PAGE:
Submit Manuscript  

Article Details


Should Antithrombotic Treatment Strategies in East Asians Differ from Caucasians?

[ Vol. 16 , Issue. 5 ]

Author(s):

Jae S. Bae, Jong-Hwa Ahn, Udaya S. Tantry, Paul A. Gurbel and Young-Hoon Jeong*   Pages 459 - 476 ( 18 )

Abstract:


With over 1.5 billion people, East Asians are the most populous race in the world. Health status in this population is an important global issue. In the contemporary trials of antithrombotic treatment, East Asian patients have a lower risk for atherothrombotic diseases (especially, Coronary Artery Disease [CAD]) and a higher risk for bleeding (especially, gastrointestinal bleeding and hemorrhagic stroke). Despite these observations, antithrombotic treatment strategies in East Asian patients are mainly based on the American or European guidelines that are derived from randomized, controlled trials including mostly Caucasians. Despite a low response to clopidogrel, East Asian patients with CAD show a similar or even a lower rate of ischemic event occurrence and higher bleeding risk compared with Caucasian patients. The latter is referred to as the “East Asian Paradox”, suggesting a dissimilar therapeutic window for antiplatelet therapy than Caucasians. In addition, different net clinical benefits have been observed between the races with potent P2Y12 inhibitors that may be related to racial differences in pharmacokinetic and pharmacodynamic profiles. Furthermore, there is emerging concern regarding differences between East Asian vs. Western patients in pharmacodynamic and clinical efficacies of anticoagulant agents. We now summarize experimental and clinical evidence of the efficacy and safety of antithrombotic agents in the East Asian population. We suggest the concept of “race-tailored antithrombotic treatment” in CAD patients and/or in patients undergoing percutaneous coronary intervention.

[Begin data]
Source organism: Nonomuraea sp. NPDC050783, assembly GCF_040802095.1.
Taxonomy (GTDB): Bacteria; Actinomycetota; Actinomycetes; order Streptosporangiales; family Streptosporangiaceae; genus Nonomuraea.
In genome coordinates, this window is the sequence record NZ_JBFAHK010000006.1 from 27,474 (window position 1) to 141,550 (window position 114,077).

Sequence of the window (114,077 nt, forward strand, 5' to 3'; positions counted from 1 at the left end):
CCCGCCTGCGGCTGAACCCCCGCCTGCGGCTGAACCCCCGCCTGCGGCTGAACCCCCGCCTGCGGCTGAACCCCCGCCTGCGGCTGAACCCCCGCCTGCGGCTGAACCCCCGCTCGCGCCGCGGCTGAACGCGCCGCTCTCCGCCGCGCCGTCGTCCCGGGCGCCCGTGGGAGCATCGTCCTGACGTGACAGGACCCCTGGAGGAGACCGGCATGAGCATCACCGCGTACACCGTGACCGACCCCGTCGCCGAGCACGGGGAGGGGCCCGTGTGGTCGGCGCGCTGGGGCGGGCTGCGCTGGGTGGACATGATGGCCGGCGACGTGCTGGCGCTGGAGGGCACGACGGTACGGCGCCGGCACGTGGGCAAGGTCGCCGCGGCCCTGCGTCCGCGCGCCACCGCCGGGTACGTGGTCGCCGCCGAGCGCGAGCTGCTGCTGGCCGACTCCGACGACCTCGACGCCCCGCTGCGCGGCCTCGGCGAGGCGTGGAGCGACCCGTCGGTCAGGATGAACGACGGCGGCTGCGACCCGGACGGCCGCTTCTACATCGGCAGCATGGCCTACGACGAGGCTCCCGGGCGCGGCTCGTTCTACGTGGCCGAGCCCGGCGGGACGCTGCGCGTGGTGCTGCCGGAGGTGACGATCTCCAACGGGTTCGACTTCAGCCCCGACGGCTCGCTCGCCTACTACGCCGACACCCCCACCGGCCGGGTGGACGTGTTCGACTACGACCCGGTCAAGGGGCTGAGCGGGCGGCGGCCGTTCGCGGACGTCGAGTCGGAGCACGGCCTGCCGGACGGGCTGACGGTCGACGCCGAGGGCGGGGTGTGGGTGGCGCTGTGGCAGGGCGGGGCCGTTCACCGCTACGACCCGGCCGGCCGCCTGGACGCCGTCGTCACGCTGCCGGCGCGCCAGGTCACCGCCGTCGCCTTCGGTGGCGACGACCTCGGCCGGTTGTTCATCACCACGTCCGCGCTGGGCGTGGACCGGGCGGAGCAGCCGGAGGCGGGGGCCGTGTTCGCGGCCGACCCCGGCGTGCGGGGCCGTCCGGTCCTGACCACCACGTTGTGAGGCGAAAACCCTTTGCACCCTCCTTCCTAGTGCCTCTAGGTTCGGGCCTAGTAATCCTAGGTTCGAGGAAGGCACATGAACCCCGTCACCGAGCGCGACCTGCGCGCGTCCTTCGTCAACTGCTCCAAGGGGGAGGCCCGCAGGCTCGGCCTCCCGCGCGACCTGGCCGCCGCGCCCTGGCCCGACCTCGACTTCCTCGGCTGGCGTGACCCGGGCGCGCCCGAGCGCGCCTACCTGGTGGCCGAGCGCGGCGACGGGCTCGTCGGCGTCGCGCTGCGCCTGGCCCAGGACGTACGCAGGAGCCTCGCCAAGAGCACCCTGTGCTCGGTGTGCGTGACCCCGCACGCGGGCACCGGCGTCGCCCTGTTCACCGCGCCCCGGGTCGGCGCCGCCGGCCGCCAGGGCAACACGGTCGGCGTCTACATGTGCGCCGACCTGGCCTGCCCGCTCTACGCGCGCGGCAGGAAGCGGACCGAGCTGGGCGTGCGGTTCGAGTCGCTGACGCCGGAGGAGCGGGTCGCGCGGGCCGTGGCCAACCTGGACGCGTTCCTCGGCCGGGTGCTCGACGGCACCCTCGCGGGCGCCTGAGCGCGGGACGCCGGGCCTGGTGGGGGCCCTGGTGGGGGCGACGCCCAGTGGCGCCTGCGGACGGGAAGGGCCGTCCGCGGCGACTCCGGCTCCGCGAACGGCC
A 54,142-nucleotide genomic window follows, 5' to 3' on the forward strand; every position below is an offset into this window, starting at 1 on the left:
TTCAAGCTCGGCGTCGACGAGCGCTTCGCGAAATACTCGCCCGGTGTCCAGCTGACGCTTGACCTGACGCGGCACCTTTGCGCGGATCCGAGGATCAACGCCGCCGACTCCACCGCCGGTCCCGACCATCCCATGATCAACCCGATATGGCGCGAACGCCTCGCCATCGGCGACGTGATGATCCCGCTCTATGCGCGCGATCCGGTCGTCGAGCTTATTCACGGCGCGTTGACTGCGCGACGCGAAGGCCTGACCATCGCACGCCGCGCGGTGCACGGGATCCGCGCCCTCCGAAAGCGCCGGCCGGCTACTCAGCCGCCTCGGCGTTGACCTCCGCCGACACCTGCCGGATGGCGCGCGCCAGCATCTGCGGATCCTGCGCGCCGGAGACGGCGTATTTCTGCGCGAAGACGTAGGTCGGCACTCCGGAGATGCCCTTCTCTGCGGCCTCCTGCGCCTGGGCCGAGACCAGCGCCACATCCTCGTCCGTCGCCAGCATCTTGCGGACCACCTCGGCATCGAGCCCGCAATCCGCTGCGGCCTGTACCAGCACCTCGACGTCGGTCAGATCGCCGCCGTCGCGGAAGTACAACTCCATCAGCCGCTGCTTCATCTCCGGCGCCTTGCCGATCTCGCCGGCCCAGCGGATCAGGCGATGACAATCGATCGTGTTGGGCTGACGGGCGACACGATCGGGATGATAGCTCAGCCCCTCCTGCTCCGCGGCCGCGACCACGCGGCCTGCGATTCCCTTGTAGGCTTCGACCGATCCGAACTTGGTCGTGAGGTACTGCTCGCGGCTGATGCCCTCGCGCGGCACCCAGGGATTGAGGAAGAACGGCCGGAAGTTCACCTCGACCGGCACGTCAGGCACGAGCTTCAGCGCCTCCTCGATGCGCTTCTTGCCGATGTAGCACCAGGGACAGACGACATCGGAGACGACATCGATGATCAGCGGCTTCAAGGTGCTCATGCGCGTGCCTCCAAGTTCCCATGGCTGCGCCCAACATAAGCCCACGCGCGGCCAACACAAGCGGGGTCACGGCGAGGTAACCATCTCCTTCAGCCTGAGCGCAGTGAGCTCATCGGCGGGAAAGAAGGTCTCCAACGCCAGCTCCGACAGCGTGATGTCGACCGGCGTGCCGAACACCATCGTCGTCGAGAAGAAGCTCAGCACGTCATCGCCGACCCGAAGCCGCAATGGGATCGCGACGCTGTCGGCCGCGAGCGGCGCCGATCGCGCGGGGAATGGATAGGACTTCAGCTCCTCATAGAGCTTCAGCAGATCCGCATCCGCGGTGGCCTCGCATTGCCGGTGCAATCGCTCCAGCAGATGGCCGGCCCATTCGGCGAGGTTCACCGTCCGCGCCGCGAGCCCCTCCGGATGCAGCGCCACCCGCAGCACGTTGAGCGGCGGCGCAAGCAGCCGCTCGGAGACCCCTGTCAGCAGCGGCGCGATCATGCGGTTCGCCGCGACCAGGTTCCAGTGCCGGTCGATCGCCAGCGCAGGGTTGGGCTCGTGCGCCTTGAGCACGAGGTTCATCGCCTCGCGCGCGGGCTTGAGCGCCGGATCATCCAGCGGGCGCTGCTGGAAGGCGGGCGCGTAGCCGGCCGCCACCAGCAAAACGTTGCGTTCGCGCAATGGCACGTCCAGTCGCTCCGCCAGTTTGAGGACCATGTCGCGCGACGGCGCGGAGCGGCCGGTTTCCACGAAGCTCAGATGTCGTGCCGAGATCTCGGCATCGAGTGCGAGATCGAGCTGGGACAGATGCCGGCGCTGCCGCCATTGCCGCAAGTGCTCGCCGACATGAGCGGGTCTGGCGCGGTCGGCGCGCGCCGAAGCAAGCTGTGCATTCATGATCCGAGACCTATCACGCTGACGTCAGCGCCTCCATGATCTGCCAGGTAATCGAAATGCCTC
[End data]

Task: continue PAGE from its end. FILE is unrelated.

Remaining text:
Keywords:

East Asian, coronary artery disease, antithrombotic treatment, bleeding, pharmacokinetics, pharmacodynamics.

Affiliation:

Department of Internal Medicine, Gyeongsang National University, School of Medicine and Cardiovascular Center, Gyeongsang National University Changwon Hospital, Changwon, Department of Internal Medicine, Gyeongsang National University, School of Medicine and Cardiovascular Center, Gyeongsang National University Changwon Hospital, Changwon, Inova Center for Thrombosis Research and Drug Development, Inova Heart and Vascular Institute, Fairfax, Virginia, Inova Center for Thrombosis Research and Drug Development, Inova Heart and Vascular Institute, Fairfax, Virginia, Department of Internal Medicine, Gyeongsang National University, School of Medicine and Cardiovascular Center, Gyeongsang National University Changwon Hospital, Changwon

Graphical Abstract:



Read Full-Text article